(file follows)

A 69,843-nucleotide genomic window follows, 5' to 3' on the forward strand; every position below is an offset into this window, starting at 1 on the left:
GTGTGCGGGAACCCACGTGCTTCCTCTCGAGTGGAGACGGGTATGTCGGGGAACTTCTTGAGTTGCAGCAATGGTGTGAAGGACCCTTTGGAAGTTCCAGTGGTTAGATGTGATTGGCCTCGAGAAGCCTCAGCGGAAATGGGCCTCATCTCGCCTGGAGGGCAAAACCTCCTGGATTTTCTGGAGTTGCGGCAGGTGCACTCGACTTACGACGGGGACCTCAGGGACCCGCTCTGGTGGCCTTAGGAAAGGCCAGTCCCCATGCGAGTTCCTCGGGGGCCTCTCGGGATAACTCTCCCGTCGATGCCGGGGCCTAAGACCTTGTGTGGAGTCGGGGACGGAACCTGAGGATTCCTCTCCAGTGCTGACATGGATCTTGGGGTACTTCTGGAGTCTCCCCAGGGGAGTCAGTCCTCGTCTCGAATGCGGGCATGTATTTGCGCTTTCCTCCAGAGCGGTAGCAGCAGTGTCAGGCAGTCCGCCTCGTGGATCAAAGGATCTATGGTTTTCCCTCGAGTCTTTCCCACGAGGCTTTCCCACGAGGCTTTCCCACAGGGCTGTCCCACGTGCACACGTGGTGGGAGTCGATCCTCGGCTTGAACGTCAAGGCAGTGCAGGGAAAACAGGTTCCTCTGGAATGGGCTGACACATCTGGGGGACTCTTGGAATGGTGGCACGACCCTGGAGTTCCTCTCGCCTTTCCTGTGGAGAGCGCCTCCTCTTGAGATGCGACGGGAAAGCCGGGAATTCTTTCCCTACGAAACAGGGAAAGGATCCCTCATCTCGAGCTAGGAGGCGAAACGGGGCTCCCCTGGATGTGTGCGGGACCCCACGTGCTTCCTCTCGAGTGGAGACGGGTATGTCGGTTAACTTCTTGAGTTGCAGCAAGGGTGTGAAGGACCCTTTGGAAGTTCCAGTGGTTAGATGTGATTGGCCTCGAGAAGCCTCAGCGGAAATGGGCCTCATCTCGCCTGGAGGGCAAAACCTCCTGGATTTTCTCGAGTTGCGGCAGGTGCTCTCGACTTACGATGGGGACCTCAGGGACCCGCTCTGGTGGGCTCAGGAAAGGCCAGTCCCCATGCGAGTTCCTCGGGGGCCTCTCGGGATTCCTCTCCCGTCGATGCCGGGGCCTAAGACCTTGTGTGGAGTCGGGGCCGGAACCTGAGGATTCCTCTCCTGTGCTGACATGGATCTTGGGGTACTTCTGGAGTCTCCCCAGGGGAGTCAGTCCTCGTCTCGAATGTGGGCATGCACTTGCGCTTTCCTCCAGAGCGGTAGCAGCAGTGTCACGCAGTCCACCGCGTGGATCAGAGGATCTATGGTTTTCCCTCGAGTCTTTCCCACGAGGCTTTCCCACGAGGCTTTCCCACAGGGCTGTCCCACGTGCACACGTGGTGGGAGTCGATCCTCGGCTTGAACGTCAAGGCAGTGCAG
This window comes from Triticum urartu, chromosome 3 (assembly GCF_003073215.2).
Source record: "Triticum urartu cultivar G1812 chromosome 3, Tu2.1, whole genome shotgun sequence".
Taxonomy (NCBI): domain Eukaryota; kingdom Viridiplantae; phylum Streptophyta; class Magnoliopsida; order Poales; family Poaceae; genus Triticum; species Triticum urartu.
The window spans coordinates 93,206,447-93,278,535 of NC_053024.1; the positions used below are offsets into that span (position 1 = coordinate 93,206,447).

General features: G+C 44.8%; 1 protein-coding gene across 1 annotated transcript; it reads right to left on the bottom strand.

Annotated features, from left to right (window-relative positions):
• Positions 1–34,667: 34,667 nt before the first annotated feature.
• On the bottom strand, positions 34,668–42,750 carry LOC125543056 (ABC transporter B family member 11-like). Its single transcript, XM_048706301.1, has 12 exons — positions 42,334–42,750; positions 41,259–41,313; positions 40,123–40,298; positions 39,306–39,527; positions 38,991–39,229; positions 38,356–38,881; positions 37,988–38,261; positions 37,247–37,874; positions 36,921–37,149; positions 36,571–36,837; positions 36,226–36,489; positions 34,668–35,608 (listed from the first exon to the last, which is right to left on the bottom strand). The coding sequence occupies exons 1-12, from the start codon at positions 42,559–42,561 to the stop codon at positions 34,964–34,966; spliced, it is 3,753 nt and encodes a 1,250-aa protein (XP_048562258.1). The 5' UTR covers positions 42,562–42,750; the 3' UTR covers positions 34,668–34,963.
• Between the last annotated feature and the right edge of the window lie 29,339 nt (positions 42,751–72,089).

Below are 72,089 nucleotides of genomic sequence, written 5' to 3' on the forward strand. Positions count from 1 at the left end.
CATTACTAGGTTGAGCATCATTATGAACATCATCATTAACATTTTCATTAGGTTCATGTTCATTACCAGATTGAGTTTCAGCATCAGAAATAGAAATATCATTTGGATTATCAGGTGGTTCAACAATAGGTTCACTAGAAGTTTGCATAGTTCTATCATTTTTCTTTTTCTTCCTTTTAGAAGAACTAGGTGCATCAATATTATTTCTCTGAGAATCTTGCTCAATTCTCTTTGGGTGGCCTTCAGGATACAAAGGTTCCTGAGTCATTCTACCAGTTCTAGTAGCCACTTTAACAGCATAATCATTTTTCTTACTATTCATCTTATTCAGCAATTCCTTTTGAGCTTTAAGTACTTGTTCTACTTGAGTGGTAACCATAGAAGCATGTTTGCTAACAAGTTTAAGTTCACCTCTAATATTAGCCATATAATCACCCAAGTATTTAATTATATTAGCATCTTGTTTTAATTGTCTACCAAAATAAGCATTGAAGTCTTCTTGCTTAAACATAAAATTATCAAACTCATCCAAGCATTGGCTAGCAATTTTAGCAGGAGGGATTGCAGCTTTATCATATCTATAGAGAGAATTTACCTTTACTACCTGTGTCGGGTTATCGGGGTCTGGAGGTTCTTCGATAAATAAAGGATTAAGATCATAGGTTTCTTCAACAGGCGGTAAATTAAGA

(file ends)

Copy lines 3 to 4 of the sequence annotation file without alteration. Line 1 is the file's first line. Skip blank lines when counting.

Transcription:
This window comes from Triticum urartu, chromosome 3 (assembly GCF_003073215.2).
Source record: "Triticum urartu cultivar G1812 chromosome 3, Tu2.1, whole genome shotgun sequence".